Mobile learning across the lifespan: Processing and learning information from mobile media technology in children, young adults, and older adults

With rapid technological innovation, the consumption of mobile digital media has become ubiquitous in the lives of people of all ages. As the favored platforms for digital content have rapidly switched to become portable, the impact of mobile media on learning and development has generated widespread public interest. This multidisciplinary research project aims to identify how users of different ages (preschoolers, college students, and older adults) process and comprehend information delivered on mobile devices. Using a head-mounted eye-tracking system, we assess learners’ visual attention during complex and dynamic mobile media viewing while viewers are in motion. Further, we examine individual difference factors such as baseline cognitive ability and media use in association with the processing and comprehension of mobile media content. Lastly, we use image analysis techniques to automate the processing of eye-tracking data and develop an open-access interactive graphical user interface to dynamically view and interpret a large number of eye and scene data files. This project focuses on examining how learners of different ages and characteristics process and comprehend information from mobile media technology, supporting opportunities for people of all ages to engage in learning.

This project has been made possible in part by a grant from Virginia Tech’s Institute for Creativity, Arts, and Technology. #icatmobilelearning

Collaborators: Benjamin D. Katz (Human Development and Family Science); Adrienne Holz Ivory (Communication); Gota Morota (Animal and Poultry Sciences)

Children’s Learning with Robots

Like quality interactions with human partners, learners benefit from meaningful interactions with technological sources throughout the course of development. A core aspect of humanlike robotics is that robots that closely resemble humans elicit positive emotions and support learning through naturalistic and socially adaptive exchanges with human learners. The goal of this project is to integrate experimental tests of the impact of interactive robots in learning, measures of individual correlates (technology use, robot and human face perception) of robot-mediated learning, and neuroimaging techniques to improve understanding of neural processes underlying developing children’s perception and learning with interactive robots.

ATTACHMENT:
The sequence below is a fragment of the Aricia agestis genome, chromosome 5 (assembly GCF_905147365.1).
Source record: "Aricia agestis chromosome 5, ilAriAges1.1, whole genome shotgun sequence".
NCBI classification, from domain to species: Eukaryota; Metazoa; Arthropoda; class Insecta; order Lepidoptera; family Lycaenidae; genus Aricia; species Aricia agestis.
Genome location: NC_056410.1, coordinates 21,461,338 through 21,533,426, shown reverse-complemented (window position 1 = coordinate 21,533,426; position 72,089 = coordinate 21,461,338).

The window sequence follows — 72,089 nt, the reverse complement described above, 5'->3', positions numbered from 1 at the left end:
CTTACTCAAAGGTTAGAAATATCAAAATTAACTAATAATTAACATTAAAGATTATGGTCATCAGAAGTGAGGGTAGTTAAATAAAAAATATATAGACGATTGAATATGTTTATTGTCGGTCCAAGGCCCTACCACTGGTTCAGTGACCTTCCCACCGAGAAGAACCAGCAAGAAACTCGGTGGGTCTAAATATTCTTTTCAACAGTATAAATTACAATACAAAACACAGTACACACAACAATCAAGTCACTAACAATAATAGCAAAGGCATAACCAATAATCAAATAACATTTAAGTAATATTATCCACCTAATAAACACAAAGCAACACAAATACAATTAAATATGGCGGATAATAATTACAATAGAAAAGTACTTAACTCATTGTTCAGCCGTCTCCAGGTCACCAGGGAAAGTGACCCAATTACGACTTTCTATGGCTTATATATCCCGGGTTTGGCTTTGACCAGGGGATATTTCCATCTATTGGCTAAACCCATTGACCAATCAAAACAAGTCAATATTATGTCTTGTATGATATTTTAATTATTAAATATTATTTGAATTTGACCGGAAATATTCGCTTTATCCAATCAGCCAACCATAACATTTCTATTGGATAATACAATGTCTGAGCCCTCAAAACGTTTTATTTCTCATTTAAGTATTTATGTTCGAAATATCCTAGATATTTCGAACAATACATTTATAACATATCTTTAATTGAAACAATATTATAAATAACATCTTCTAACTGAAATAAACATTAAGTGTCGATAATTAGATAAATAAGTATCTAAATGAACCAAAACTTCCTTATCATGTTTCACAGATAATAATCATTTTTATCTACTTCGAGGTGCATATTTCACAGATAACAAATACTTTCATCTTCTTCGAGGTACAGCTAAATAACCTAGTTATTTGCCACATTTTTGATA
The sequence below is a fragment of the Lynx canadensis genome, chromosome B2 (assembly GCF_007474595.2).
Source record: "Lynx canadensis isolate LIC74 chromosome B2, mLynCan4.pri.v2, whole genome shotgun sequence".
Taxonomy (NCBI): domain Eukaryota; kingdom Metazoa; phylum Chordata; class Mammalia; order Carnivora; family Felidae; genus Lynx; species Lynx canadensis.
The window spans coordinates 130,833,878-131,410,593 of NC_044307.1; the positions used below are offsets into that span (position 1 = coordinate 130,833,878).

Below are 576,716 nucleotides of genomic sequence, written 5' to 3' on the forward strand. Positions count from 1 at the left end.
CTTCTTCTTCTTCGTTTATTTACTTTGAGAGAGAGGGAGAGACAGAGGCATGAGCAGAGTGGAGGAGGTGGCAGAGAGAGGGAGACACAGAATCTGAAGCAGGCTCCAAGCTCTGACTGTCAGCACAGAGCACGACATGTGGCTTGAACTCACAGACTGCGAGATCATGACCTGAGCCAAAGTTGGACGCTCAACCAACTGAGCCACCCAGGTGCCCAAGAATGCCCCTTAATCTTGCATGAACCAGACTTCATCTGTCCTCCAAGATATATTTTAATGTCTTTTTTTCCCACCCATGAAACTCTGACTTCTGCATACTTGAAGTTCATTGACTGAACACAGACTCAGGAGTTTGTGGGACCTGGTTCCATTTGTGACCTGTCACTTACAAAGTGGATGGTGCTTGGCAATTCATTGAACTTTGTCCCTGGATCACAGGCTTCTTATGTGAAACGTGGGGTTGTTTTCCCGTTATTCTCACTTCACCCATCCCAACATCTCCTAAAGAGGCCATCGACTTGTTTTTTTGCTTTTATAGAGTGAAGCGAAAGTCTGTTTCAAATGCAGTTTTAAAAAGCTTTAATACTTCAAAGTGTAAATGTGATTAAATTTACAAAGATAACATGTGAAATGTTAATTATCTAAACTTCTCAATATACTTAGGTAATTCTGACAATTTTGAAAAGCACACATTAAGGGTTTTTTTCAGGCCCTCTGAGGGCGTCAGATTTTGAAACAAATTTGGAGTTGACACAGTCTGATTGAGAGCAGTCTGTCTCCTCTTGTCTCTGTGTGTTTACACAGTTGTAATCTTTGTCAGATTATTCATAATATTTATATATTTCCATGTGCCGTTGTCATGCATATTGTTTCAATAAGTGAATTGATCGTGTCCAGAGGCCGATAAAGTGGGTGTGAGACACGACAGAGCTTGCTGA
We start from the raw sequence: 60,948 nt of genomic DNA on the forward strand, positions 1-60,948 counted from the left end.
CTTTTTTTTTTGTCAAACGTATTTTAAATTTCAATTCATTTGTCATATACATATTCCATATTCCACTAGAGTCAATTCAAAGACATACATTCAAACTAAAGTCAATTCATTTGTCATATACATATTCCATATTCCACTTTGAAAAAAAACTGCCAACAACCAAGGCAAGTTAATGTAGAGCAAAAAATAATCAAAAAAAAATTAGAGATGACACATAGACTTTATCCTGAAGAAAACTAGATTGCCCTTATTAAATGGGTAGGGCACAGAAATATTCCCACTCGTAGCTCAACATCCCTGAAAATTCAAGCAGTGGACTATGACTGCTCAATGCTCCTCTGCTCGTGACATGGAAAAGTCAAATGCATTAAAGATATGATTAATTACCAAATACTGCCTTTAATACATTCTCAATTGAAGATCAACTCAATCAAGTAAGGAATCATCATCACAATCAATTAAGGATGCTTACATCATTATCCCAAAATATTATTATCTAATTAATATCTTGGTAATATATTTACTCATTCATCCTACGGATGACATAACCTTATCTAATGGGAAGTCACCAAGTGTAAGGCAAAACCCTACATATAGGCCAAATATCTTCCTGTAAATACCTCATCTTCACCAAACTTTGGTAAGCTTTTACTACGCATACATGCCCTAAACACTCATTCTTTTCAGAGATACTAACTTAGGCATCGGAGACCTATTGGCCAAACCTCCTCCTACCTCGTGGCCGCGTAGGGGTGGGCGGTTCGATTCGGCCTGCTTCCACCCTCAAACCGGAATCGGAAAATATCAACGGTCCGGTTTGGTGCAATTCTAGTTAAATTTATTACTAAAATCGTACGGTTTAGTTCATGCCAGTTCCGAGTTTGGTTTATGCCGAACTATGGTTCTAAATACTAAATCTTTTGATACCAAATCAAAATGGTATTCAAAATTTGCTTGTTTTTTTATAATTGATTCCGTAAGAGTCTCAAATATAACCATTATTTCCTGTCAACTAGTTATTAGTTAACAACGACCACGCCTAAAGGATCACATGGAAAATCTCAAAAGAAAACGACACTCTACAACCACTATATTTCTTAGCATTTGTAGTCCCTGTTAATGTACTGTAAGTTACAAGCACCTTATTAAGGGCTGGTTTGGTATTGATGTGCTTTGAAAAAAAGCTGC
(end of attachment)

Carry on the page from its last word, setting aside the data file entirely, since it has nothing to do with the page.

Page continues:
Collaborators: Myounghoon Jeon (Mind Music Machine (tri-M) Lab; Industrial and Systems Engineering); Tae-Ho Lee (Affective Neurodynamics and Development (AND) Lab; Psychology)

Children’s and Adults’ Selective Learning from Human, Print, and Digital Information Sources

Technology has broadened the way we access information. We obtain information from a wide range of sources including human, print (book), and digital media (smartphone, tablet, laptop). This changing media landscape presents challenges to learners as they need to juggle information from various information sources. This problem is further complicated by the fact that often these sources provide conflicting information. When facing multiple sources providing different information, which source will learners choose to ask for information and learn from? The goal of the project is to provide a systematic understanding of how learners perceive different information sources and use that understanding to guide their future learning.

This project has been made possible in part by a grant from the College of Liberal Arts and Human Sciences (CLAHS) at Virginia Tech.

Child Temperament and Early Screen Time

The American Academy of Pediatrics (AAP) has recommended no TV or entertainment screen media for children under two years of age (AAP, 2016). Despite these concerns, infants and toddlers spend a considerable amount of their waking hours looking at screens. To address the discrepancy between the guideline and real-world practice, it is crucial to understand why parents allow their young children to use screen media. Guided by an ecological system’s perspective, the study aims to examine the role of parent stress in the link between child characteristics and screen time in infants and toddlers.

This project has been made possible in part by a grant from the Institute for Society, Culture and Environment (ISCE) at Virginia Tech.

Collaborators: Cynthia Smith (Children’s Emotions Lab; Human Development and Family Science); Lucy Eunkyung Shin (Graduate Student; Human Development and Family Science)